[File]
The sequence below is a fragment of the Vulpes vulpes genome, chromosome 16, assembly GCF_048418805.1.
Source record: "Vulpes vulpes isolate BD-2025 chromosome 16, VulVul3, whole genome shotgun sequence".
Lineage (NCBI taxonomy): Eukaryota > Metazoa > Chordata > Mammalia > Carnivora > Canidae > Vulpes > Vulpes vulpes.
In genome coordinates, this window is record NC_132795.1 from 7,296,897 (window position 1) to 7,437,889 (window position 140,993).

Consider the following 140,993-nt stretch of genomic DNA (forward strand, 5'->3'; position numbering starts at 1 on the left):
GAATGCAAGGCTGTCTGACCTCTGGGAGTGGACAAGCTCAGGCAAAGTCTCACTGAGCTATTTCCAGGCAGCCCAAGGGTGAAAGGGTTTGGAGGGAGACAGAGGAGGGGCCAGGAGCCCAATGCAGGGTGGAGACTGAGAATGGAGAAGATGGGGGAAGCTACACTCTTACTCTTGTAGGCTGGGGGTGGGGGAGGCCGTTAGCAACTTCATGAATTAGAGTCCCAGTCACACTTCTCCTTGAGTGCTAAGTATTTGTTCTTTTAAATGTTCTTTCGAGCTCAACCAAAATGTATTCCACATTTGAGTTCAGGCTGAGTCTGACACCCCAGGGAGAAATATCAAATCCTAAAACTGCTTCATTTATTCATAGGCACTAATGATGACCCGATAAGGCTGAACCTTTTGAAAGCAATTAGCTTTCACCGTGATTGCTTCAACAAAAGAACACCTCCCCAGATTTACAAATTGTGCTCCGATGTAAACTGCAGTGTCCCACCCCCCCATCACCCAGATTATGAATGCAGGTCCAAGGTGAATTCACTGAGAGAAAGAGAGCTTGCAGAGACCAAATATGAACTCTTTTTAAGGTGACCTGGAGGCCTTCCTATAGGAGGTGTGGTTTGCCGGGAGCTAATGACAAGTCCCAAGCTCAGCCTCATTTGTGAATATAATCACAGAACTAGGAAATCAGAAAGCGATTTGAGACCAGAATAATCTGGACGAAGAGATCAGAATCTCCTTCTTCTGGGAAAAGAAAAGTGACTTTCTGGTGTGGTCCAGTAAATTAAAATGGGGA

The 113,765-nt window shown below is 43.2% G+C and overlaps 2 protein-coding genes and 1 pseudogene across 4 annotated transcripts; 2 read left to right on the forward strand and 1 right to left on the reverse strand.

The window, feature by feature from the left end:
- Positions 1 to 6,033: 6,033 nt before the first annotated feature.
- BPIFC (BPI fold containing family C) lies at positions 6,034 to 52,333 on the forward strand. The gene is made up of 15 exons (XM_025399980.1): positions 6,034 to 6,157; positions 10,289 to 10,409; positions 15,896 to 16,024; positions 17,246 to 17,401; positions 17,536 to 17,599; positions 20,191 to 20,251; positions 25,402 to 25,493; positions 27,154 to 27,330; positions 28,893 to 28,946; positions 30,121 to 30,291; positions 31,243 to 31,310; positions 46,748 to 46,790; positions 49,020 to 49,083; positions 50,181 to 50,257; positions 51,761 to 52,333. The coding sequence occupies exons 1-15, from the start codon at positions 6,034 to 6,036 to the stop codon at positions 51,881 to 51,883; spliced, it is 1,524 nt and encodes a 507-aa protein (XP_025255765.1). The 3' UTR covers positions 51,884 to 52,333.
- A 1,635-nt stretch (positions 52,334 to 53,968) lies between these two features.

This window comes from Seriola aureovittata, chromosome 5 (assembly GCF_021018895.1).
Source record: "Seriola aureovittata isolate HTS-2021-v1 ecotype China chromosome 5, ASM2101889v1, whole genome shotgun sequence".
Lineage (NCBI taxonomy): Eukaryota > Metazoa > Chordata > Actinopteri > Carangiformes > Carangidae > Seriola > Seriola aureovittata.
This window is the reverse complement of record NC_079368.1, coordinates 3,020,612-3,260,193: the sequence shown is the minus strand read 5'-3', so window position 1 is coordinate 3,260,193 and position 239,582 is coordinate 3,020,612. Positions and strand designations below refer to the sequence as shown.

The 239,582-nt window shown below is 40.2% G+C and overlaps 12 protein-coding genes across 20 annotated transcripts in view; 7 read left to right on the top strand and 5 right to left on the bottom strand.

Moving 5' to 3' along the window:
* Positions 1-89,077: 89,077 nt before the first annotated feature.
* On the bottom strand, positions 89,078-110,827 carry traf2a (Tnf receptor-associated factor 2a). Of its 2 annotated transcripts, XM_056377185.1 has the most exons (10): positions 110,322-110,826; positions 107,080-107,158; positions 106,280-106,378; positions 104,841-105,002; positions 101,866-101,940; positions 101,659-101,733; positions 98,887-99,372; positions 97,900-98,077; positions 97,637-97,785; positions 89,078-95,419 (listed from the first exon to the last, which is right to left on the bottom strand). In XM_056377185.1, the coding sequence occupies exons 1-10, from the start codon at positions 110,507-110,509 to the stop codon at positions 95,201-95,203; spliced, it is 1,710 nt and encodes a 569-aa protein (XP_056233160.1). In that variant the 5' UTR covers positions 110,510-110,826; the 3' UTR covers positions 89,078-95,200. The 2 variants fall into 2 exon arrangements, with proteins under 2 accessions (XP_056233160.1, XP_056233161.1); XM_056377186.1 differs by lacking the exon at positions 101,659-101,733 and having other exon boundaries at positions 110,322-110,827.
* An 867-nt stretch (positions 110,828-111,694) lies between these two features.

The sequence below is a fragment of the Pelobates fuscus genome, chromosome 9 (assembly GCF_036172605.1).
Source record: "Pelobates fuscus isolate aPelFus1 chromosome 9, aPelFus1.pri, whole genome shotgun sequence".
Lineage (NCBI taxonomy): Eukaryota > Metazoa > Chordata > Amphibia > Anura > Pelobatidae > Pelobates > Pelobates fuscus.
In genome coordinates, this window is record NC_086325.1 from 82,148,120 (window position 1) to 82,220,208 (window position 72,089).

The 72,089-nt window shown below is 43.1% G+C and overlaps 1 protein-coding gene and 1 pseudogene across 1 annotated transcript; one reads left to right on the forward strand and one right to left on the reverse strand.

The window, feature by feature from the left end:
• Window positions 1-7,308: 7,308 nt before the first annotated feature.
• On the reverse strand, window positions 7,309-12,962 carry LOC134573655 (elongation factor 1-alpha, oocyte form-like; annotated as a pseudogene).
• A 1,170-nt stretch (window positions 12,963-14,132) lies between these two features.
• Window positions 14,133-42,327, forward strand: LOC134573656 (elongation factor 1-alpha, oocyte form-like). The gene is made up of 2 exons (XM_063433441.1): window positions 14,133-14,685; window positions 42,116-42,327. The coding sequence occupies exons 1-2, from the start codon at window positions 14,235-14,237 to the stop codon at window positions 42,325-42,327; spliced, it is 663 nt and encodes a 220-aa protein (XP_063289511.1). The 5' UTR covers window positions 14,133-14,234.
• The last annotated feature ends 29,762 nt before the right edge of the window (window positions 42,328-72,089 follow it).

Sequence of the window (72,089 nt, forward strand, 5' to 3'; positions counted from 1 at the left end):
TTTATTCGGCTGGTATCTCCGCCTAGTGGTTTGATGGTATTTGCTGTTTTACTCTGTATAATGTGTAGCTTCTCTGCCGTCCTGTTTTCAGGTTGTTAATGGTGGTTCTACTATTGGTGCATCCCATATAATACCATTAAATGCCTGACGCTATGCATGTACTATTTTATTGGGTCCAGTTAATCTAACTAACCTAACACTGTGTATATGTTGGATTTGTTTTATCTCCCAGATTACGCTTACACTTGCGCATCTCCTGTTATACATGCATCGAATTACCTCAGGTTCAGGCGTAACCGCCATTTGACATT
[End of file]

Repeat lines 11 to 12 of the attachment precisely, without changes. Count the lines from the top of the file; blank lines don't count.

- A 1,635-nt stretch (positions 52,334 to 53,968) lies between these two features.

This window comes from Seriola aureovittata, chromosome 5 (assembly GCF_021018895.1).